CHICAGO, March 26, 2018 — The American Dental Association (ADA) today announced a new policy on opioids supporting mandates on prescription limits and continuing education in what could be the first of its kind among major health care professional organizations.
The policy states:
- The ADA supports mandatory continuing education in prescribing opioids and other controlled substances.
- The ADA supports statutory limits on opioid dosage and duration of no more than seven days for the treatment of acute pain, consistent with the Centers for Disease Control and Prevention evidence-based guidelines.
- The ADA supports dentists registering with and utilizing Prescription Drug Monitoring Programs (PDMPs) to promote the appropriate use of opioids and deter misuse and abuse.
“As president of the ADA, I call upon dentists everywhere to double down on their efforts to prevent opioids from harming our patients and their families,” says ADA President Joseph P. Crowley, DDS. “This new policy demonstrates ADA’s firm commitment to help fight the country’s opioid epidemic while continuing to help patients manage dental pain.”
Most opioids prescribed to patients in the U.S. are written by physicians and other medical professionals for management of chronic (long-term) pain. Dentists with an appropriate license may also prescribe opioids, and do so most often for management of acute (short-term) pain such as severe tooth decay, extraction of teeth and root canals. In 1998, dentists were the top specialty prescribers of opioid pain relievers, accounting for 15.5% of all opioid prescriptions in the U.S. By 2012, this number had fallen to 6.4%.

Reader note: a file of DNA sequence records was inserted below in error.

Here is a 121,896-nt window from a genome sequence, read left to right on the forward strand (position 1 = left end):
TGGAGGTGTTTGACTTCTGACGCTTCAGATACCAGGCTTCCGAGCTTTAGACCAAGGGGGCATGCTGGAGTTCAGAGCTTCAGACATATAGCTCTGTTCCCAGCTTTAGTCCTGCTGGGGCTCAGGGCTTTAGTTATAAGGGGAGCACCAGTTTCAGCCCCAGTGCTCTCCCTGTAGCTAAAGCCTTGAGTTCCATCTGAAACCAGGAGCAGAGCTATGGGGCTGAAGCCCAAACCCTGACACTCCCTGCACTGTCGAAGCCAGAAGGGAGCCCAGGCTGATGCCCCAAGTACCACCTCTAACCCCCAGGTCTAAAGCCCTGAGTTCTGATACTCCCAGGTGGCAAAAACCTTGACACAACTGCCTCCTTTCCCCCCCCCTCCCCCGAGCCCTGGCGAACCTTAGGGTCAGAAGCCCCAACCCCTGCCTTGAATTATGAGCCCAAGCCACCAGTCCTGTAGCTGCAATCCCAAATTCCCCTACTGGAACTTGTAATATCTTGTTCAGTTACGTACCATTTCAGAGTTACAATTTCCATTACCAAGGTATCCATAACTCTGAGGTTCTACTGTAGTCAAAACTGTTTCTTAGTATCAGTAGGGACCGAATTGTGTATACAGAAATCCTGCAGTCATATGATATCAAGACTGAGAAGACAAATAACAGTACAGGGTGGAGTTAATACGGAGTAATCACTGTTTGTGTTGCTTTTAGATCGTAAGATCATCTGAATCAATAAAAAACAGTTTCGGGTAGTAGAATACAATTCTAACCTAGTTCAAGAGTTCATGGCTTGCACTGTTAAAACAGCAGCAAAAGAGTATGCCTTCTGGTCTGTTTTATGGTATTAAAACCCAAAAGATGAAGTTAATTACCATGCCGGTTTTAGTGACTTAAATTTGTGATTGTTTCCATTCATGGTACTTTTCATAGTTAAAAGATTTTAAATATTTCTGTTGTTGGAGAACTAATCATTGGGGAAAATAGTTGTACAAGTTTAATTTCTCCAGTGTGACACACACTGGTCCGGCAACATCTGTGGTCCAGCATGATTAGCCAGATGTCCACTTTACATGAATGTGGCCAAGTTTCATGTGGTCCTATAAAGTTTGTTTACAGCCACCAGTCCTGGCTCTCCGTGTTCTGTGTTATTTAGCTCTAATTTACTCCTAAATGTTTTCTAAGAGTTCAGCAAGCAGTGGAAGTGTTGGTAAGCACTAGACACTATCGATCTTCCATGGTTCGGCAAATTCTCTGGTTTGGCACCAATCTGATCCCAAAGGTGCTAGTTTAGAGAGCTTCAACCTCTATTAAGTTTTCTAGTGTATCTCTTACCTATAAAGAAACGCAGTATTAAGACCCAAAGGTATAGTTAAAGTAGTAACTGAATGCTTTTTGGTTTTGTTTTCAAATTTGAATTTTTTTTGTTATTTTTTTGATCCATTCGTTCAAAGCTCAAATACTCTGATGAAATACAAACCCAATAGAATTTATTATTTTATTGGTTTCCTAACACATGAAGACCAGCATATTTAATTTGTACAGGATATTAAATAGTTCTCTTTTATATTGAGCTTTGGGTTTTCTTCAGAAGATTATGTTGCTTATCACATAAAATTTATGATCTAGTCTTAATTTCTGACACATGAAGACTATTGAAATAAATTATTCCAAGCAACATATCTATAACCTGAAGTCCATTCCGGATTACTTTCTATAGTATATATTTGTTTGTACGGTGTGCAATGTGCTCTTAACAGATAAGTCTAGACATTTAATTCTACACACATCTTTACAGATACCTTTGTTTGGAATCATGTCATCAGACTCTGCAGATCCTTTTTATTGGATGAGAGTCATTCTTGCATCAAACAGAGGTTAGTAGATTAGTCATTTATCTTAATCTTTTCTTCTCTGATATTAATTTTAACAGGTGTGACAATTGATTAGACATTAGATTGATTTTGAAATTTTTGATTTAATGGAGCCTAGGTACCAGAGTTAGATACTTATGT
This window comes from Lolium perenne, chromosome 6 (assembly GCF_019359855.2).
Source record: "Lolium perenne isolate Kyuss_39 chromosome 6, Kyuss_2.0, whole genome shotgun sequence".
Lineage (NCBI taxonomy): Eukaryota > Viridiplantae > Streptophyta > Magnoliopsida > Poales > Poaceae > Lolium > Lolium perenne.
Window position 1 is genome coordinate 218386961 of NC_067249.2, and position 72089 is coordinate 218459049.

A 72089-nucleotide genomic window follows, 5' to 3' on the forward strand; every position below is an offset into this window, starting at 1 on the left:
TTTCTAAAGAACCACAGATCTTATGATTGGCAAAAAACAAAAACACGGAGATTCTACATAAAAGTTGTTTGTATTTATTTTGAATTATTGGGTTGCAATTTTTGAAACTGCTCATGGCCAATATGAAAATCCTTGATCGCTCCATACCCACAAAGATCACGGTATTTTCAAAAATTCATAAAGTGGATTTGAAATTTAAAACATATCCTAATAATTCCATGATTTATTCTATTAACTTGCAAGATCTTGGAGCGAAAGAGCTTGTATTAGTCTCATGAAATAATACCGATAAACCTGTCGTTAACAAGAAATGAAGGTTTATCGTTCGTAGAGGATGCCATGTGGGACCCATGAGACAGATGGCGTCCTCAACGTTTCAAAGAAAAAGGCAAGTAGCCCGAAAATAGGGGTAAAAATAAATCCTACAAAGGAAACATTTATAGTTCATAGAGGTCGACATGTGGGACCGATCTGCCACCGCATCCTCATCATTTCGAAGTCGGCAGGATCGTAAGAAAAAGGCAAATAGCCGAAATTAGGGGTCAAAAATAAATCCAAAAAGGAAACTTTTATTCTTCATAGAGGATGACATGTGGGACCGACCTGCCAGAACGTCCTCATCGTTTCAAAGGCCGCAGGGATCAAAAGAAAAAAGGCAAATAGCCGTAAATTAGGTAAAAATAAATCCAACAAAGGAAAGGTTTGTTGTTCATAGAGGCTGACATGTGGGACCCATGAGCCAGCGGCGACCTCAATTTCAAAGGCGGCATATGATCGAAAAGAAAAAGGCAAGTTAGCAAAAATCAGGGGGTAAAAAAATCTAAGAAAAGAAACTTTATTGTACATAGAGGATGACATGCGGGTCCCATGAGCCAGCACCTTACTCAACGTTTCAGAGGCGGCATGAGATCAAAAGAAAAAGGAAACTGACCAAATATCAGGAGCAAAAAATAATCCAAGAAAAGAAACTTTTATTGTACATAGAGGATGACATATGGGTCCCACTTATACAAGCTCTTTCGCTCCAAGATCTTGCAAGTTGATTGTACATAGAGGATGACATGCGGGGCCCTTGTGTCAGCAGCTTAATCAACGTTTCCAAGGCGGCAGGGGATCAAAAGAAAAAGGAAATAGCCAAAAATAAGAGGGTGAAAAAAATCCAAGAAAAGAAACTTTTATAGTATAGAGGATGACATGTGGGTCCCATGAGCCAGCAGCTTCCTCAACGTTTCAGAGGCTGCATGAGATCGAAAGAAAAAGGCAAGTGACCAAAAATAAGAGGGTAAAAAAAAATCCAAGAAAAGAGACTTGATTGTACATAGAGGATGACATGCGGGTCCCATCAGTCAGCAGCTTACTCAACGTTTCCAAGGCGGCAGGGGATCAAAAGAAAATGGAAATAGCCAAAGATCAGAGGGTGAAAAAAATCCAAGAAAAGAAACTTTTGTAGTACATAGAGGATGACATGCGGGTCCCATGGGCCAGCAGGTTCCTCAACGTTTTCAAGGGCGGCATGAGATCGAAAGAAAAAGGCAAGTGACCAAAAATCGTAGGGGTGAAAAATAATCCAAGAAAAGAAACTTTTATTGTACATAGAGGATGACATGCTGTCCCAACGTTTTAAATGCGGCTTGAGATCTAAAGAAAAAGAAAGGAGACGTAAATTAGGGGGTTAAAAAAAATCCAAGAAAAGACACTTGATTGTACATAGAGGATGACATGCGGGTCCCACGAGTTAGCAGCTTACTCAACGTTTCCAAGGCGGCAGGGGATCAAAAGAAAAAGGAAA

New data published in the April issue of The Journal of the American Dental Association (JADA) continue to shed light on opioid prescriptions from a dental perspective. The data indicates:
- Benefits and Harms Associated with Analgesic Medications Used in the Management of Acute Dental Pain: Authors examined five systematic reviews and concluded non-steroidal anti-inflammatory drugs (NSAIDs) such as ibuprofen and acetaminophen are equal or superior to using opioids for dental pain. The findings support the ADA’s 2016 policy statement that dentists “consider [NSAIDs] as the first-line therapy for acute pain management.”
- Opioid Prescribing Practices from 2010 through 2015 Among Dentists in the United States: Authors from the ADA Health Policy Institute used data in several existing databases to review opioid prescription claims from 2010 to 2015 for about 1.1 million privately insured dental patients. Findings indicate that patients who received an opioid prescription from a dentist were given a median supply to last three days. Across all age groups over a six-year period, opioid prescriptions increased by 17 per 1,000 dental patients. The largest increase in opioid prescriptions was among patients aged 11 to 18; and 11-18 and 19-25 age groups received a higher median dose than all other age groups.
Gender and Race/Ethnic Disparities in Opioid Prescriptions for Dental Diagnoses among Patients with Medicaid: Authors reviewed claims of more than 890,000 Medicaid patients from 13 states between 2013 and 2015. Findings indicate emergency departments prescribed opioid medications almost five times more often than dentists and nurse practitioners prescribed opioids nearly three times as often compared to dentists. Women were 50 percent more likely than men to receive an opioid prescription for pain management of a dental condition. Both Whites (non-Hispanic) and African-Americans were around twice as likely to receive an opioid prescription as Hispanics.
- Prescription Monitoring Program (PMP) Data: Authors from Harvard School of Dental Medicine, Tufts University School of Dental Medicine and a retired Massachusetts State Police Detective Lieutenant provided 10 clinical scenarios dental prescribers might encounter and how to assess the PMP data from a clinical, risk assessment and law enforcement perspective.
“The JADA articles shine an important light on a public health epidemic from the dental perspective, and signals that while the percentage of opioids prescribed by dentists has decreased since 1998, we can continue to do even more to help keep opioids from being a source of harm,” says Crowley. “Working together with physicians, pharmacies, other healthcare professionals, policymakers and the public, we believe it is possible to end this tragic and preventable public health crisis that has been devastating our families and communities.”
For more information on how the ADA is working to combat opioid abuse, visit www.ADA.org/opioids.